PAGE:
I dream a lot.
I have vivid, semi-hallucinatory dreams, the kind that feel logical and totally substantial until I’m breathing underwater or watching a tulip tree melt onto the sidewalk. I sense sun on my skin and words in my mouth, and my captivation is so complete that my conscious mind can only ping like dim sonar: what if this isn’t real?
For David Dalton, UVA Drama Department lecturer, this liminal edge is both the aim and vehicle by which he works. “Theater can surprise audiences and take them places they don’t expect,” he says. “Sometimes you forget you’re in a theater. You forget you’re watching people you may know.”
Dalton, who worked for many years as a director on the New York theater scene, directs the Heritage Theatre Festival’s summer production of Almost, Maine, a show that happily blurs the lines between reality and almost reality.
“Stuck in a no man’s land that is not quite in Canada and not quite in the United States, the residents of Almost, Maine are forever betwixt and between,” reads the production’s press release. Lost in the darkness of a moonless winter’s night and bathed by the eerie glow of the Northern Lights, Almost’s characters move in and out of budding and fading romance, inspired by familiar impulses into tender moments, slapstick physical comedy and the occasional swell of magic.
The play features just four actors who populate 19 roles across nine vignettes, starry-eyed stories written by playwright and actor John Cariani for his own theatrical auditions. It broke box office records at its 2004 debut in Portland, Maine, and though its Off-Broadway run was brief and considered something of a critical flop, Almost quickly became a favorite among high schools and regional theater companies. The show’s 2014 New York revival was led by a UVA MFA grad, Jack Cummings III of the Transport Theatre Company. Members of the faculty were involved as well.
Dalton, who’s just wrapping up his first year with the Hoos, continues the tradition with this show and believes Heritage provides an ideal setting for another go-round. “Everyone [here] is eager to be transported,” he says. “It’s especially interesting doing a play that is about discovering love in the middle of winter in a rural environment in suburban summertime Charlottesville.”
As he constructed a vision for the show—his directorial debut at UVA—Dalton embraced the idea of transportation to far-off realms. “I tried to align the idea of being transported to the way that love can transport us when it is discovered in unexpected ways,” he says.
He designed scene transitions to facilitate a clarified sense of transformation for the audience. “When the actors come in they’re embracing [Charlottesville] summer. Then they’re transported to Almost, Maine to become the characters they are. They exist outside the play, then they’re transported in it,” he says. “Sometimes they’ll change costumes right in front of the audience. They do all the scene transitions themselves.”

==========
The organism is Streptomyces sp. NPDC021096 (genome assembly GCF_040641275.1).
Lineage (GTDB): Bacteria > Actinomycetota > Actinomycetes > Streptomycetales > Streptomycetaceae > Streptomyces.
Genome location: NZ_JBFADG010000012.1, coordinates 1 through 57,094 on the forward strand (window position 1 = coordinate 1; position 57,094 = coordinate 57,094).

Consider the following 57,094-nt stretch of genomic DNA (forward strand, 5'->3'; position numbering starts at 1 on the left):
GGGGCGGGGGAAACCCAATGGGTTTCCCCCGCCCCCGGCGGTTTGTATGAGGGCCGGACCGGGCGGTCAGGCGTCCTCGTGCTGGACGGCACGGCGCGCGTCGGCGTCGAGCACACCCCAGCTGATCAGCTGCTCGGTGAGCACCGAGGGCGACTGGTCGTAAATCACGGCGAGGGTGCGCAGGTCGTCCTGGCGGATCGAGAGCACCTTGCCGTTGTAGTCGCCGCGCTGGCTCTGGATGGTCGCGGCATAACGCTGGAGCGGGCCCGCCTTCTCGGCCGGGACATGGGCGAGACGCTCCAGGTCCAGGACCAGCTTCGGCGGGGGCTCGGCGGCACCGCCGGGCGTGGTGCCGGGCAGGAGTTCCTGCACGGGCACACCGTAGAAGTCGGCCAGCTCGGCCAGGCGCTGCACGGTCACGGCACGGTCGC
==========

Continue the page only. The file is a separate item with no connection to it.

Dalton has found ways to heighten a script’s blend of fantasy and reality throughout his career. A graduate of Columbia University, he directed a number of new plays with NYC-based theater company Naked Angels.
He also created adaptations of classics, like Gilbert and Sullivan’s light opera HMS Pinafore, which stretched scripted limits. “I found a children’s book Sullivan wrote after the show debuted with sheet music designed so that kids could read along and learn music, and he couldn’t help but make jokes that didn’t exist within the musical itself,” he says.
He built on that idea in his production by adding a young narrator and pop-up imagery, which allowed him to create “a sense of childlike wonder” on stage. “HMS Pinafore is often overlooked. It’s sung by a society and not seen as an innovative work, but this allowed me to create a context in which people could rediscover the joy of this piece, in which people could experience something they might otherwise overlook.”
In Almost, Dalton sees an opportunity to once again help people notice, to pay attention. “The show is so successful because it’s a sentimental play that’s surprisingly funny. That’s something that is welcomed by audiences and not so much by critics,” he says. “It’s an interesting play, and the playwright has written in some elements that surprise people. The appearance of the Northern Lights causes a disruption that creates the opportunity for love and sometimes something new.”
In other words, in a play on the border between here and there, audiences are apt to spot something strange on the periphery. To wake up and notice a type of magic woven into everyday life.
Almost, Maine plays at Ruth Caplin Theatre through August 1